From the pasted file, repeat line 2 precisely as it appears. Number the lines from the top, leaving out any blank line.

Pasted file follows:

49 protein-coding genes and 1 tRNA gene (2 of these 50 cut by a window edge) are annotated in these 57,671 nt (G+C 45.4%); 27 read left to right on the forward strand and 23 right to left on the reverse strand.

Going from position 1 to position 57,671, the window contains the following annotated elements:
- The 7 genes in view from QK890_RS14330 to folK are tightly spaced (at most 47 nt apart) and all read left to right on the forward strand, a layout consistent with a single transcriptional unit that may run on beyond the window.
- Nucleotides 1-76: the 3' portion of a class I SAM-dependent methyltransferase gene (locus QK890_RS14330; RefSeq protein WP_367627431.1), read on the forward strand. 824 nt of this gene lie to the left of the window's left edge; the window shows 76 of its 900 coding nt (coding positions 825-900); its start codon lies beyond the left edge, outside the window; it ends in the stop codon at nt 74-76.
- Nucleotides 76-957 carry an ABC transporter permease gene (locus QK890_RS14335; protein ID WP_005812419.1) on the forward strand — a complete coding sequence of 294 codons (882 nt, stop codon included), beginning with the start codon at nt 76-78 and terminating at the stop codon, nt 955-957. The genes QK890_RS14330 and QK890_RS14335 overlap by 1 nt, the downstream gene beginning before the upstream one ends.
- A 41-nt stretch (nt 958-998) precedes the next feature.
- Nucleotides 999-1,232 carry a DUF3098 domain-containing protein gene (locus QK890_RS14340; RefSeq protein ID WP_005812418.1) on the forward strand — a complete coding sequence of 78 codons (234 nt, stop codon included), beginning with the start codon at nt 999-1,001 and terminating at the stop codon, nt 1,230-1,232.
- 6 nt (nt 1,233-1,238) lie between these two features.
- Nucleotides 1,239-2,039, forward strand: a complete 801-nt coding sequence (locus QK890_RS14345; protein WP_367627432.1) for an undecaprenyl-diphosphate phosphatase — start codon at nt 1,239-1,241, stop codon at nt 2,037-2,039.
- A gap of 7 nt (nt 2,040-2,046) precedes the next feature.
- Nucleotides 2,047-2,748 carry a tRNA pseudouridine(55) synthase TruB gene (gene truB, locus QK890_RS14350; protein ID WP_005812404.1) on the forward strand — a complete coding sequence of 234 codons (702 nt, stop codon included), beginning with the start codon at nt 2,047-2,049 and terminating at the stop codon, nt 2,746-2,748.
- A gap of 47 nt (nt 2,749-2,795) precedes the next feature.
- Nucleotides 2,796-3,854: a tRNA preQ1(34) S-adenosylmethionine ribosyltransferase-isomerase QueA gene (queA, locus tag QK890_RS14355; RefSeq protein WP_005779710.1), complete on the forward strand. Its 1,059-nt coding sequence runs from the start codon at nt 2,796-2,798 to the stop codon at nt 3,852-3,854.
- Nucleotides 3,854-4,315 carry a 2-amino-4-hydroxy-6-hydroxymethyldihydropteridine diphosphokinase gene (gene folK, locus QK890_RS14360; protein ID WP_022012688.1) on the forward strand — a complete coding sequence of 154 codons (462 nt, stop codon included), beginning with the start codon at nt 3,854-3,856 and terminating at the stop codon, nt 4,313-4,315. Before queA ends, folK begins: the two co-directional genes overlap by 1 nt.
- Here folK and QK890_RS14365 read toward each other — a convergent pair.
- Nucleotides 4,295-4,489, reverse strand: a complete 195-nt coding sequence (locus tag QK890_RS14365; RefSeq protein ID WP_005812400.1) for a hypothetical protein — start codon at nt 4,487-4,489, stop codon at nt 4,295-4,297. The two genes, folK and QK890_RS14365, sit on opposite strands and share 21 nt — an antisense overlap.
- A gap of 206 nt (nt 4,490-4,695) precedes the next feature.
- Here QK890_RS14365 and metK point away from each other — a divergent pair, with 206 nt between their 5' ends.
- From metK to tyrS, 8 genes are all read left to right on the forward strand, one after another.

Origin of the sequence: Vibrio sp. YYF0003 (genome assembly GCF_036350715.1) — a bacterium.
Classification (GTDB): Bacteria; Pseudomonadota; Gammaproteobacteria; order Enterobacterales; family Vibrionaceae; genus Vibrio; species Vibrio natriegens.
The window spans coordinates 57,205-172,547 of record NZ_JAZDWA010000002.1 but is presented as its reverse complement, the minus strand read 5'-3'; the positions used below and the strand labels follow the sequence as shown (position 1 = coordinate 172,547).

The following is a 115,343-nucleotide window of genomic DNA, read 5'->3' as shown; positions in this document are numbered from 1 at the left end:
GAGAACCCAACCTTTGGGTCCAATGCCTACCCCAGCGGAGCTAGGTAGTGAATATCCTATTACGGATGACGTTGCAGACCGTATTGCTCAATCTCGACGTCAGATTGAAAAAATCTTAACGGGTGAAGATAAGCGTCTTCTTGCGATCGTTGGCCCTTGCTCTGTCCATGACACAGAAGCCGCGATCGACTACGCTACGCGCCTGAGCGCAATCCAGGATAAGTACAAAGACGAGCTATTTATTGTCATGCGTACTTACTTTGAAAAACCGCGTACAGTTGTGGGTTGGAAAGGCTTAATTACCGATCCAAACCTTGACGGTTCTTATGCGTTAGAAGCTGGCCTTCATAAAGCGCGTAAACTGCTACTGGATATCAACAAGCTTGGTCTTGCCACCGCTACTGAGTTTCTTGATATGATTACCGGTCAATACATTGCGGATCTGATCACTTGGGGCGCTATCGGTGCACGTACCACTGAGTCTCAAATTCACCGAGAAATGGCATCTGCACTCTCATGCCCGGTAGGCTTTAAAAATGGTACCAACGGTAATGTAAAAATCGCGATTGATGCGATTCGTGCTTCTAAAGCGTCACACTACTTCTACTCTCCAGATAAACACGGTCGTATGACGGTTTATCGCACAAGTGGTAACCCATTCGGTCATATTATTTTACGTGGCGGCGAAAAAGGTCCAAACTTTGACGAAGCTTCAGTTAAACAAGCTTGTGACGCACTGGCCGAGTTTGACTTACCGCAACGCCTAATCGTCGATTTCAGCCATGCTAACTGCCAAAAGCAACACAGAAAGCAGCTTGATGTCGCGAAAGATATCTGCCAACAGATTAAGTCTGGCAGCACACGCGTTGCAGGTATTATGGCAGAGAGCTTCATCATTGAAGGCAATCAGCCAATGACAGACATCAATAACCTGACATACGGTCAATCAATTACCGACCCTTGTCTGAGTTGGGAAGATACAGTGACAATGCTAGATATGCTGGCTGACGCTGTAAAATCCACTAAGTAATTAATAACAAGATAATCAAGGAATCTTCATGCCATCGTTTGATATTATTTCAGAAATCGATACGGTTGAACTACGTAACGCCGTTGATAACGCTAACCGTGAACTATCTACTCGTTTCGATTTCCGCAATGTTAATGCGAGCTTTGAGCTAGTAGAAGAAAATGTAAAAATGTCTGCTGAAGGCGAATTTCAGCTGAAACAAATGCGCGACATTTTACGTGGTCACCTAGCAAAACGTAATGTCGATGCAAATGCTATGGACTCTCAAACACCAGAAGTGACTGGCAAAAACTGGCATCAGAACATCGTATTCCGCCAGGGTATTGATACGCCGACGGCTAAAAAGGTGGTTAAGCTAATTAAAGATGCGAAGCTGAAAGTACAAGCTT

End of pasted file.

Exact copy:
Going from position 1 to position 57,671, the window contains the following annotated elements: